How do you motivate a leader who has no interest in changing?
When Someone asks that question, they are usually thinking of an individual in their organization who needs to improve in some way — and "everybody knows it".
Even if the individual has received feedback and been made aware of the need to change, they are resistant.
So what do you do?
But is "Nothing" really all you can do?
Have you noticed how incredibly hard it is to change habitual behaviour, even though you know full well that it's in your best interest to do so?
When it comes to organizational change, failure continues to be more common than success. In a survey of nearly 3,000 executives about the success of their enterprise transformation efforts, Mckinsey discovered the failure rate to be higher than 60%, while Harvard Business Review conducted a study that suggested more than 70% of transformation efforts fail.
The pattern is clear, and diligent leaders often devote countless resources to planning out the perfect change management initiative. To raise the odds of success, however, my experience suggests the place that leaders need to begin their transformation efforts is not their organizations: It's themselves.
As our friend Marshall Goldsmith says:
"To help others, start with yourself".
There are 5 strategies you can use when working with a leader who refuses to change:
1. Understand their objection
As a leadership coach, I've learned a lot about motivation and how to help people change. In my coaching work, it's about uncovering the root causes of their behavioural roadblocks and assisting people in seeing these challenges differently (and stimulating new actions that are different from how they habitually operate.)
Long story short, this is important to understand the leader's objection and removed it. There is always a WHY behind the objection; find it, and address it.
Saying, "my leader won't change" isn't an excuse. You need to go one level deeper to understand what the issue is. WHY doesn't the leader want to change?
Maybe they don't feel safe trying something new; perhaps they are too focused on being liked by everyone; perhaps they are open to change but just don't know-how. Whatever it is, you have to understand the objection to know how to talk about it and address it.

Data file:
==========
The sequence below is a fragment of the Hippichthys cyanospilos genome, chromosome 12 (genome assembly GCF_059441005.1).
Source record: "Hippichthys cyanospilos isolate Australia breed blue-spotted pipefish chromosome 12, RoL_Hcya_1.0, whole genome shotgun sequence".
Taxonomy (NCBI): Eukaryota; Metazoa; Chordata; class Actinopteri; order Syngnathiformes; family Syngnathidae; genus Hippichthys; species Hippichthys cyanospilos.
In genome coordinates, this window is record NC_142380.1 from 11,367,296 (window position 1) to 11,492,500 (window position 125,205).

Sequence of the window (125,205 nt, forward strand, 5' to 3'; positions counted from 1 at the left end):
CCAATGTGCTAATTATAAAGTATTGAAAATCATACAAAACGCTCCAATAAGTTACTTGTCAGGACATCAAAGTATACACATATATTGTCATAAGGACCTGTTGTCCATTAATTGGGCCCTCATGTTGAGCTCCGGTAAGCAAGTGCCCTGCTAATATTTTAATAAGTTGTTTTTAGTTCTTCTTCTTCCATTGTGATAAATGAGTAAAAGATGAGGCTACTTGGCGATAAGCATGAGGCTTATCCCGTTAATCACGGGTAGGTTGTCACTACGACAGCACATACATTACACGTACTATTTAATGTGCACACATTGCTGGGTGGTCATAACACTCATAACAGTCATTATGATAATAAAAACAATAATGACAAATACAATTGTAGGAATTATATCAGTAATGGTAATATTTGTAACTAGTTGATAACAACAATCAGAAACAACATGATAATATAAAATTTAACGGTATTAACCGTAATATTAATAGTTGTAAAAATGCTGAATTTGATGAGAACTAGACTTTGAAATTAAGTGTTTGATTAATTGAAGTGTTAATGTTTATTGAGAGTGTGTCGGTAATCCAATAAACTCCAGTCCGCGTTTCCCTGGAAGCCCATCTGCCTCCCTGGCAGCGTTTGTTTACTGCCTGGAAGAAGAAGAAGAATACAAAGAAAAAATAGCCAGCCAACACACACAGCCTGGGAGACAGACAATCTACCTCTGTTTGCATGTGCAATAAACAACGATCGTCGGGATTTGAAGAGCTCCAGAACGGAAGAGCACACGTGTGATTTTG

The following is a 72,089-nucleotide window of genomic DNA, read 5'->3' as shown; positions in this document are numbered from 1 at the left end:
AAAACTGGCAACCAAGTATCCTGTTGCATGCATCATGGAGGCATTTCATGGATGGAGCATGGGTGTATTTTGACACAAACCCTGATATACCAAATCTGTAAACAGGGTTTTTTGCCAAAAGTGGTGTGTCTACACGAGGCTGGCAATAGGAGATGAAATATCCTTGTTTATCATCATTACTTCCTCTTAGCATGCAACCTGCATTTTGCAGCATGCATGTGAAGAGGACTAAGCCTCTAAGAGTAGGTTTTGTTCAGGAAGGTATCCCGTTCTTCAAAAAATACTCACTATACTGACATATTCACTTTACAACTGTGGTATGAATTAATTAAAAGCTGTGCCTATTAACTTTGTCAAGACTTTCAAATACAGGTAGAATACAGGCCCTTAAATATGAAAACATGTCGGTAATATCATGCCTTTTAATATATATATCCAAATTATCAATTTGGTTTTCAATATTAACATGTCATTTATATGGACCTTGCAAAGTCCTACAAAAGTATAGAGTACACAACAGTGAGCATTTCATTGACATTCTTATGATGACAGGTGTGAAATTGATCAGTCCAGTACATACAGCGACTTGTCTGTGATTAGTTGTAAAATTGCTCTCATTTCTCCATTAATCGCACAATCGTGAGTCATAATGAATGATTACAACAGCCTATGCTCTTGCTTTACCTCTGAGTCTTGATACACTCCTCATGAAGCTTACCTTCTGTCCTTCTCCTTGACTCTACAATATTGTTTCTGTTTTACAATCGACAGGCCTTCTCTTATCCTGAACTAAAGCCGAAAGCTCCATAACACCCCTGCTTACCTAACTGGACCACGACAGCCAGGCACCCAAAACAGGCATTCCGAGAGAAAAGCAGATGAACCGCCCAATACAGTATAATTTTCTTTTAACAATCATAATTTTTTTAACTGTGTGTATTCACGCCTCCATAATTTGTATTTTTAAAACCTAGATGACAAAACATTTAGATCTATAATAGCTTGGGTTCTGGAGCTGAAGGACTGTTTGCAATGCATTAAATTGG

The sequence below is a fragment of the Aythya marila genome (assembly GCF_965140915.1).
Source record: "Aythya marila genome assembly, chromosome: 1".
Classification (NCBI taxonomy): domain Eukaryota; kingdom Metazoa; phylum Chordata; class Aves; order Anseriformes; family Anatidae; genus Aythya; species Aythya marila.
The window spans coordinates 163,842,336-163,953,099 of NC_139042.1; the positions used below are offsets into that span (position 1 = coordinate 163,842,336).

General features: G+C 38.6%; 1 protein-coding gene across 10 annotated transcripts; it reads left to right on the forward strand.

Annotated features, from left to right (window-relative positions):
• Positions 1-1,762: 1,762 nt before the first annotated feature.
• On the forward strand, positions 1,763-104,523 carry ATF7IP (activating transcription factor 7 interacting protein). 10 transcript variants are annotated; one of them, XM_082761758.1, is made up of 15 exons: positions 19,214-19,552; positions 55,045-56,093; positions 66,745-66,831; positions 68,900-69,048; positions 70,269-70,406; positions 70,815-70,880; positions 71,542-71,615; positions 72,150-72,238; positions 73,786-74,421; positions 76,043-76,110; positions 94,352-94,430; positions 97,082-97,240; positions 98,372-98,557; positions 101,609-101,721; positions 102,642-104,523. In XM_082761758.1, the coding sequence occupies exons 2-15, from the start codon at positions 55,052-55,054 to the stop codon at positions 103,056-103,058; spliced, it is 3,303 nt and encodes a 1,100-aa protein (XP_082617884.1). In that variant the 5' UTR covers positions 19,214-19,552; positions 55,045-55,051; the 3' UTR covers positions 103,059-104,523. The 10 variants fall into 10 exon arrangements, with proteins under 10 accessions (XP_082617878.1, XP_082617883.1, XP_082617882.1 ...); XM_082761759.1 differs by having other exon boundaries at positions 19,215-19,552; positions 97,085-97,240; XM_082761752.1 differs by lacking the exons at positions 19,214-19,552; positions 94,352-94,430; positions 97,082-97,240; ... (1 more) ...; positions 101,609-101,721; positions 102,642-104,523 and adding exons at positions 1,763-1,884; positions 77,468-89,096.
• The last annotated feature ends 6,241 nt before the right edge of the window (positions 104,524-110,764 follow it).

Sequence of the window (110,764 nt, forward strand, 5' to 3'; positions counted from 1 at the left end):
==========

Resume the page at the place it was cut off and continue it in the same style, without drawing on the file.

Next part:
2. Don't Attack People With Information We assume that, if the person only knew what we knew, they'd change. The problem is, often they already know what we know, plus more. In addition to the facts we have, they have personal information about their own successes and failures. They have usually created a personal narrative—what we call a "clever story," that explains why they've failed and explains it in a way that lets them off the hook for trying again.
When you are trying to influence people who need motivation, but not information, don't offer more information. Instead, work to create a safe environment where they can explore motivations they already have. People need to re-examine their narrative, especially any self-defeating or clever stories they are telling themselves to justify the status quo.
Below are a few examples: "What is it that makes you even consider changing?" "If things worked out exactly the way you want, what would be different? "What are the pluses and minuses of changing or not changing?" "If this change were easy, would you want to make it? What makes it hard?"
3. Honour the past: One thing to remember is we must respect and acknowledge where leaders have come from and what they have accomplished.
Instead, you need to come at it from, "I acknowledge and respect the successes you have had in your leadership career; let's build on those together so that you can be just as successful in the new world of work." 4. Propose solutions It's easy to point out that change needs to happen; anyone can do that. But not everyone can help propose solutions for how to make change happen.
Don't complain and say, "our corporate culture is terrible." Instead, say, "I don't think our culture does a good job of putting people first, how about we try putting in some 'people metrics like diversity and inclusion so that we can look at how well our people are doing as well as how well our company is doing financially.'" 5. Speak their language Why should a leader change? Will it help with team productivity? Will it boost morale or satisfaction? Will it allow the leader to attract and retain top talent? Will it drive innovation? Understand what the leader cares about and position the change in that context. You have to position change in the language the leader will understand and appreciate. I’ve seen even the most resistant people finally experience transformation because the pain and cost of how they were previously operating in the world had become too great and because the motivational structures and personal accountability were finally in place to facilitate growth.
A leader’s ability to affect change across the organization depends on their ability to affect change within themselves. Accepting this will fundamentally shift how one leads.